Puppy Forum and Dog Forums banner

1 - 7 of 7 Posts

·
Registered
Joined
·
15 Posts
Discussion Starter #1
I've read a lot about crates and crate training, and I've come to understand that a crate is supposed to be a dog's home-base, a safe place. I've also seen that there are many different styles and types of crates, all designed with a different purpose. What I'm wondering is, should I have an at-home crate as well as a travel crate/carrier for vet visits? I realize that vet visits can be pretty stressful for a lot of dogs, and having their safe place go with them is great, but some at-home crates don't seem like they'd travel well or be easy to carry.

What about having an at-home crate and a travel crate left out at home for the dog to associate both with safety? What about people who don't have the room for that? And even if you made the room until the dog liked the travel crate, would it still feel like home if you put it away for a few weeks to a year (or three in some areas for older dogs who just need rabies shots) until the next vet visit?

This is purely academic for me, as my dog will end up being very small, but I can't help but wonder.
 

·
Registered
Joined
·
306 Posts
My dogs are all crate trained. Even though they do not spend much time in them, they all have a crate that they can go into when they want, left out at all times- mine are in the family room. I refer to them as their room. (LOL)
I also have 2 crates secured in my car for travel--since I take 2 my of dogs with me most places that I can.
It is easier to just leave the travel crates in the car instead of taking them in and out and having them secured in the car keeps the dogs from turning into little missles in case of an accident.
I also carry two soft sided crates in my trunk (they fold down to almost nothing- they look like a large briefcase when folded) in case we end up somewhere that I need them. I hardly ever do but they are good to have just in case. (I use Canine Campers,but there are a million different brands out there)
That probably seems crazy and like a lot of crates to have but I travel and my dogs like to go with me so it makes it very easy for me to be prepared for whatever situation I run into.
It might be different with just one dog- but since I take two with me I feel better having the crates with me.. you never know when you will need them...
 

·
Registered
Joined
·
3,174 Posts
When I just had two dogs I had one each in the house and an extra in the car. I currently have four dogs and four crates, but only one crate set up in the house...only one of my dogs still needs crating and none of mine ever got to the point of liking to go in on their own. The other three are in the garage and can be thrown in the car if need be.

If you want to spend the money, it would be fine to get two. Alot of people have one for home and one for car, or one for upstairs and one for downstairs.
 

·
Registered
Joined
·
17 Posts
I have an 4 month old samoyed puppy (got him at a little under 3 months) and we have 2 crates for him- one plastic travel and one larger wire crate. We meant for the wire crate to be his 'den', and only left the plastic one out by accident just cuz we forgot to move it, and he gravitated WAY more toward that one. I guess because he's still small, and it's darker in there? We tried training him to like the bigger crate for a while and he just did NOT like being locked in there, he would bark and whine the whole time. But we noticed that on car rides he didn't whine at all in the travel crate, so we started using that to crate train him and it worked like a charm. Now that he's used to it, he doesn't even whine at all when he's in the wire crated.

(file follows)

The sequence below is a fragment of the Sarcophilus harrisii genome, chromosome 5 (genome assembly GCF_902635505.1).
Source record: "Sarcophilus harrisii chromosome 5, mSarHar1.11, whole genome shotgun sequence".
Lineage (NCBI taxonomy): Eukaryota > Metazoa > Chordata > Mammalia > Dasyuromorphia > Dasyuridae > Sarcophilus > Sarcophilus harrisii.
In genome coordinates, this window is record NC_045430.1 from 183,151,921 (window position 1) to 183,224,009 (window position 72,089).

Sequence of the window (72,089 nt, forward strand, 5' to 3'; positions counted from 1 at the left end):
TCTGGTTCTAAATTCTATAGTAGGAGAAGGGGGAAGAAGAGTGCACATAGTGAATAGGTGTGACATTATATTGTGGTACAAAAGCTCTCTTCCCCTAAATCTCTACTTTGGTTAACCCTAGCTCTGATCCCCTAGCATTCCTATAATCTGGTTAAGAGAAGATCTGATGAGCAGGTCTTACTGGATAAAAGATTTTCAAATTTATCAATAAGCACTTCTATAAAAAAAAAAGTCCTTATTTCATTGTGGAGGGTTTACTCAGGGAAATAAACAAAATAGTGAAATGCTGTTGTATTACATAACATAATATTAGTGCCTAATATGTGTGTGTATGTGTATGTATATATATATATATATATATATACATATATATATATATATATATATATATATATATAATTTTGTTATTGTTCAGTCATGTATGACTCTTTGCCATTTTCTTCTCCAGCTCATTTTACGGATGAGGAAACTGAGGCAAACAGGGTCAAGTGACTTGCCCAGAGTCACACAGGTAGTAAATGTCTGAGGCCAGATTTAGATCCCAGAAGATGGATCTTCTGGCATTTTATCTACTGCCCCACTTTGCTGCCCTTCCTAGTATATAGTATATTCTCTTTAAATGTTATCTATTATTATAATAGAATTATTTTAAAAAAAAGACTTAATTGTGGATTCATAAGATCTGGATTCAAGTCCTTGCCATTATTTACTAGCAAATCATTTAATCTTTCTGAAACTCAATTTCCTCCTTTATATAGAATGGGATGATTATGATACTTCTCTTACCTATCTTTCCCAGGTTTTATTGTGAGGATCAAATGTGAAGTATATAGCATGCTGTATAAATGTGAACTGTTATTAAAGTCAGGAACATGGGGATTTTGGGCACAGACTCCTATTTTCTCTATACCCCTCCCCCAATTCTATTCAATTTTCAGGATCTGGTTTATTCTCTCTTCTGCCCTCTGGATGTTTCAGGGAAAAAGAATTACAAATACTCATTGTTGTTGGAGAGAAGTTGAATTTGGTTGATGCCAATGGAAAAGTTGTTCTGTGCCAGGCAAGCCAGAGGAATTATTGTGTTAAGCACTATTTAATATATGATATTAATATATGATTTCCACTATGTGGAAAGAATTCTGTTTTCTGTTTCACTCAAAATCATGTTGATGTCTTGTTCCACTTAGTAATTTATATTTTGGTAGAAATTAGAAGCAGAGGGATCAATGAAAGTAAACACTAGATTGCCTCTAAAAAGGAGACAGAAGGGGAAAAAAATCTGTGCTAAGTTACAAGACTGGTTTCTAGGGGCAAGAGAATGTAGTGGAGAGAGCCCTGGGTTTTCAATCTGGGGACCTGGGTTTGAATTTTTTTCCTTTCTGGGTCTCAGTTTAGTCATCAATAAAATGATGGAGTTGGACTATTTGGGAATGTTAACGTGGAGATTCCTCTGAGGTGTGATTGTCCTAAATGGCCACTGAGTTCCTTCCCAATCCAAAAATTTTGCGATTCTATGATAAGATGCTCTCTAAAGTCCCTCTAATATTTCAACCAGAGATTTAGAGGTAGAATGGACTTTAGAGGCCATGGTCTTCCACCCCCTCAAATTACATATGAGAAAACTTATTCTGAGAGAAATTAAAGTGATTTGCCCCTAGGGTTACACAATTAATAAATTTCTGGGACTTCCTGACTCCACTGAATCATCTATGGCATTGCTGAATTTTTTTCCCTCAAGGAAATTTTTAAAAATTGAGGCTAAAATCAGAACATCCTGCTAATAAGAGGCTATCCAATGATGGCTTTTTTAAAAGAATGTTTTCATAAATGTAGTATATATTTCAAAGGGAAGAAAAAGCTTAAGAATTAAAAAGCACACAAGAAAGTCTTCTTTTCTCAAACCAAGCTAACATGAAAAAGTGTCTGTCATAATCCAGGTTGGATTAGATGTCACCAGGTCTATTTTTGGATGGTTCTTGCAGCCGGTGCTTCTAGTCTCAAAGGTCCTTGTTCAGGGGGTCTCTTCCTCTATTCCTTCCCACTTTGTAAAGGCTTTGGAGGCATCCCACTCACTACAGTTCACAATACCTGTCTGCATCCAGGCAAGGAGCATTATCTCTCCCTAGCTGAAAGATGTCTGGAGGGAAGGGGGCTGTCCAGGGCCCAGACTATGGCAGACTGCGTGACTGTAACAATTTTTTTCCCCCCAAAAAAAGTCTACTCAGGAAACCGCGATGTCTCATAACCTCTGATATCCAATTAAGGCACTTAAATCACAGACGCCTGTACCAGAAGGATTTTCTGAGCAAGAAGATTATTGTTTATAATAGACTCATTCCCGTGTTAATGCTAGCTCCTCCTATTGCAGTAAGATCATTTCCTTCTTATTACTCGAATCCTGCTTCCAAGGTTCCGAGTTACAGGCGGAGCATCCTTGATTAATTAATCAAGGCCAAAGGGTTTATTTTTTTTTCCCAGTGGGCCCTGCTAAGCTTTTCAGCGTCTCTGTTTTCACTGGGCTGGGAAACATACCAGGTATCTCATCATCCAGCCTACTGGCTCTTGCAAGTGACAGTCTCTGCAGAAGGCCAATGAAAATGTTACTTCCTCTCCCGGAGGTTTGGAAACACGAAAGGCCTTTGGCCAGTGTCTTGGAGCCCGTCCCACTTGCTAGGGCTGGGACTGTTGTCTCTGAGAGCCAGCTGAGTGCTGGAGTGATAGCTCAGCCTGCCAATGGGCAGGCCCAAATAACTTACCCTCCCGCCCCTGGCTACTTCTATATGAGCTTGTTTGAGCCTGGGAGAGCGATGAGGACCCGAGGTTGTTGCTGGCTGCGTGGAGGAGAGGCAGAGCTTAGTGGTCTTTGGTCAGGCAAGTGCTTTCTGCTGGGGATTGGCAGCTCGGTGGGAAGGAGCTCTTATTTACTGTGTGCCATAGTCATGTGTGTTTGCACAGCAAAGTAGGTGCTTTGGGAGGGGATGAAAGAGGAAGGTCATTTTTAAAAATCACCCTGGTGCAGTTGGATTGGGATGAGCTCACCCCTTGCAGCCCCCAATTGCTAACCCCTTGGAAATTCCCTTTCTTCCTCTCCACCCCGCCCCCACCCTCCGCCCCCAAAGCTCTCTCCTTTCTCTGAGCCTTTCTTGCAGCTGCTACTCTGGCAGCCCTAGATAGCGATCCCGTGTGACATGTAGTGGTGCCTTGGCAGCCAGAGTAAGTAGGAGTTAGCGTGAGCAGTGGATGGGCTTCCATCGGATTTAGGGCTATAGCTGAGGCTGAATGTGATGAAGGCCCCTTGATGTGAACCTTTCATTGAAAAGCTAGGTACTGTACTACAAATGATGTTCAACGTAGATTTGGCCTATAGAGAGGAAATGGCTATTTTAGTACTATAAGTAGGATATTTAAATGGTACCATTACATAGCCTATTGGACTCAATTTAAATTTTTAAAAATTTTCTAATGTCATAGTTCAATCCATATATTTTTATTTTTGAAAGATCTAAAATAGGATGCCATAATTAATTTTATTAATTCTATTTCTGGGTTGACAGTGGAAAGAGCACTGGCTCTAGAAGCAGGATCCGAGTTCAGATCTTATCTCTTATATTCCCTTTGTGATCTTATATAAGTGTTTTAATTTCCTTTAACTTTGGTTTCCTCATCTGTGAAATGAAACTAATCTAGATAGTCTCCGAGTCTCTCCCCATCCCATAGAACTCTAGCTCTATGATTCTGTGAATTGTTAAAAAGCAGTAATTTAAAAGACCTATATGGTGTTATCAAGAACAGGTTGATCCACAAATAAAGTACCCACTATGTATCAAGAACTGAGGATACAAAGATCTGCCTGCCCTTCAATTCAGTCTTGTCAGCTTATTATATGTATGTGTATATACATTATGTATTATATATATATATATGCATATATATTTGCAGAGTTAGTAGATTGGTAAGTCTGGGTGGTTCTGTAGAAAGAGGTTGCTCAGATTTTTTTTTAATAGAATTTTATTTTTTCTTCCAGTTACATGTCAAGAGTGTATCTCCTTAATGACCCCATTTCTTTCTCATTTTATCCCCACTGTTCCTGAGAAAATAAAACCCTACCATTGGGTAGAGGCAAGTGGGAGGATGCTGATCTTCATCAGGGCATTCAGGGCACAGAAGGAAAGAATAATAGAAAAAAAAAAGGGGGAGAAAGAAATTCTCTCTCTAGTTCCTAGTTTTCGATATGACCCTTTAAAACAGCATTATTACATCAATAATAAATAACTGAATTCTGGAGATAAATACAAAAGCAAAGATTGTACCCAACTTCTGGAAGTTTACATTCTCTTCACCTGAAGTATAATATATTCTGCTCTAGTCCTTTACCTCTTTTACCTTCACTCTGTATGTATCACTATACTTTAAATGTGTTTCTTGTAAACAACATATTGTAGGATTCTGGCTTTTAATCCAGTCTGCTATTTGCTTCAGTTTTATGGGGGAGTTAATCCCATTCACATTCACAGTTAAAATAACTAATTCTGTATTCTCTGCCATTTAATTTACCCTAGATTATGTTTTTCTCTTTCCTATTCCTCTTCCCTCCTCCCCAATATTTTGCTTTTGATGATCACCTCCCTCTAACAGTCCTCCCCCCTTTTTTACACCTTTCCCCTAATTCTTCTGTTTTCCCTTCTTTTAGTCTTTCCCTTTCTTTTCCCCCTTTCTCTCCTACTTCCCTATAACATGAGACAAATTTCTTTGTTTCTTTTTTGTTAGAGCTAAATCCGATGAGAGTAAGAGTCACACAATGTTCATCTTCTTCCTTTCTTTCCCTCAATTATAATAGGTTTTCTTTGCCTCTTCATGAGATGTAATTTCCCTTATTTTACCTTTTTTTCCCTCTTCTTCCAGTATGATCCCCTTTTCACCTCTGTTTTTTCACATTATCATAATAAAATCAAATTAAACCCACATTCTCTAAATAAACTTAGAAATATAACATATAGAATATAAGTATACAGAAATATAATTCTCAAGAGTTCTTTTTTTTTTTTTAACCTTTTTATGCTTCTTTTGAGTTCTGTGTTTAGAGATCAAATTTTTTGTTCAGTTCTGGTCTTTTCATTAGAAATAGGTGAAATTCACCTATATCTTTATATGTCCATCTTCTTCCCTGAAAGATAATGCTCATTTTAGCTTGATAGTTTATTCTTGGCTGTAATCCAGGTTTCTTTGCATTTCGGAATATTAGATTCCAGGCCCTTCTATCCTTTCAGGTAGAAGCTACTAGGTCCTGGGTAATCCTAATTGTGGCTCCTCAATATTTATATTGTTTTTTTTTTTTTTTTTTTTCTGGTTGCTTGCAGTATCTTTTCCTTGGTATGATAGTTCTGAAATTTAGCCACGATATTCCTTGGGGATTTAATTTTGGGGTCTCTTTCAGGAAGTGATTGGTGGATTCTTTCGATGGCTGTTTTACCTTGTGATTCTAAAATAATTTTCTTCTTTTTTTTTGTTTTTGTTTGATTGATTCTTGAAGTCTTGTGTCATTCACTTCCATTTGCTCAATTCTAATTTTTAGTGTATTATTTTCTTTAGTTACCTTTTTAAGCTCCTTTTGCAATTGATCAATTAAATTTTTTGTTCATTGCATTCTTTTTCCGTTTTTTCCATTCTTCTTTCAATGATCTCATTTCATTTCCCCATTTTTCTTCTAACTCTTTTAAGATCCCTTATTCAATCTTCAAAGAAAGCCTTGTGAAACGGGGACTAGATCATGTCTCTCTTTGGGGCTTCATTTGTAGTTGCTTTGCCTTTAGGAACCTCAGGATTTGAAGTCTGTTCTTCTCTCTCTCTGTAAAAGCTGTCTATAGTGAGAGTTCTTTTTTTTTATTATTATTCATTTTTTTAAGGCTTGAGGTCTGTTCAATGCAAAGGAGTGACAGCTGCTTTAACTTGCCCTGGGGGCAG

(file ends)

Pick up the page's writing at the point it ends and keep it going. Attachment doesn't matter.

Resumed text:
He still doesn't seem to think of either as his 'home' though, haha. He has other favorite spots in the house, and only goes in there occasionally on his own.
 

·
Registered
Joined
·
15 Posts
Discussion Starter #5
These are some great points. I was thinking about just the same thing as Manman suggested -- letting the dog choose. I wonder if there's any way I can take the puppy with me to see if there are any crates she prefers. I'll have to call around to check if pet stores even have floor models.

Thanks to everyone for your answers. :)
 

·
Registered
Joined
·
9,307 Posts
These are some great points. I was thinking about just the same thing as Manman suggested -- letting the dog choose. I wonder if there's any way I can take the puppy with me to see if there are any crates she prefers. I'll have to call around to check if pet stores even have floor models.

Thanks to everyone for your answers. :)
Plastic crates are more cave/den oriented. I would hope that you don't leave children make decisions on what to eat etc. It's up to you to get proper crate. One of the universities put 10 crates in a mall 5 plastic, 5 wire and a pup in each crate. The pups in the plastic crates did much better as the people staring down at the wire crated puppies caused some problems.
 

·
Registered
Joined
·
15 Posts
Discussion Starter #7
Plastic crates are more cave/den oriented. I would hope that you don't leave children make decisions on what to eat etc. It's up to you to get proper crate. One of the universities put 10 crates in a mall 5 plastic, 5 wire and a pup in each crate. The pups in the plastic crates did much better as the people staring down at the wire crated puppies caused some problems.
Thanks for pointing that out. I hadn't thought about the environment (home vs. possibly busy store) having an impact on the dog's choice, but it seems so obvious so I don't know why it didn't occur to me. Obviously I didn't intend to let the dog make all the decisions. I certainly wouldn't let a child choose what to eat in general (ice cream for dinner, anyone?), but I'd let them decide between broccoli and green beans.
 
1 - 7 of 7 Posts
Top